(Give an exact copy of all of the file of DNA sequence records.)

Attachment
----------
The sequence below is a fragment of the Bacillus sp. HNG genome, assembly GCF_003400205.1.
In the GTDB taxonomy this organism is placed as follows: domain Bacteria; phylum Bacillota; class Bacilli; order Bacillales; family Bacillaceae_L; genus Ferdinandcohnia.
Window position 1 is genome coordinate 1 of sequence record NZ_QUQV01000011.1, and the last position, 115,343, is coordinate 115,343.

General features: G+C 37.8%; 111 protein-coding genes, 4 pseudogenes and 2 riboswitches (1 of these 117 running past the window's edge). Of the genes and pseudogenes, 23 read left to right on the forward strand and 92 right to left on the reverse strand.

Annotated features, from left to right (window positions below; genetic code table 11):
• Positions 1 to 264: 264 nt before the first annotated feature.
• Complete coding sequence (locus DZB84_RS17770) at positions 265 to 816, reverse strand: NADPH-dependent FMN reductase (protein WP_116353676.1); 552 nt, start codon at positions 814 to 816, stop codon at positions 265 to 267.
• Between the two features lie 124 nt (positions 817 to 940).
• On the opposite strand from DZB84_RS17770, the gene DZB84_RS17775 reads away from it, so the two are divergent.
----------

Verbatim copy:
The sequence below is a fragment of the Bacillus sp. HNG genome, assembly GCF_003400205.1.
In the GTDB taxonomy this organism is placed as follows: domain Bacteria; phylum Bacillota; class Bacilli; order Bacillales; family Bacillaceae_L; genus Ferdinandcohnia.
Window position 1 is genome coordinate 1 of sequence record NZ_QUQV01000011.1, and the last position, 115,343, is coordinate 115,343.

General features: G+C 37.8%; 111 protein-coding genes, 4 pseudogenes and 2 riboswitches (1 of these 117 running past the window's edge). Of the genes and pseudogenes, 23 read left to right on the forward strand and 92 right to left on the reverse strand.

Annotated features, from left to right (window positions below; genetic code table 11):
• Positions 1 to 264: 264 nt before the first annotated feature.
• Complete coding sequence (locus DZB84_RS17770) at positions 265 to 816, reverse strand: NADPH-dependent FMN reductase (protein WP_116353676.1); 552 nt, start codon at positions 814 to 816, stop codon at positions 265 to 267.
• Between the two features lie 124 nt (positions 817 to 940).
• On the opposite strand from DZB84_RS17770, the gene DZB84_RS17775 reads away from it, so the two are divergent.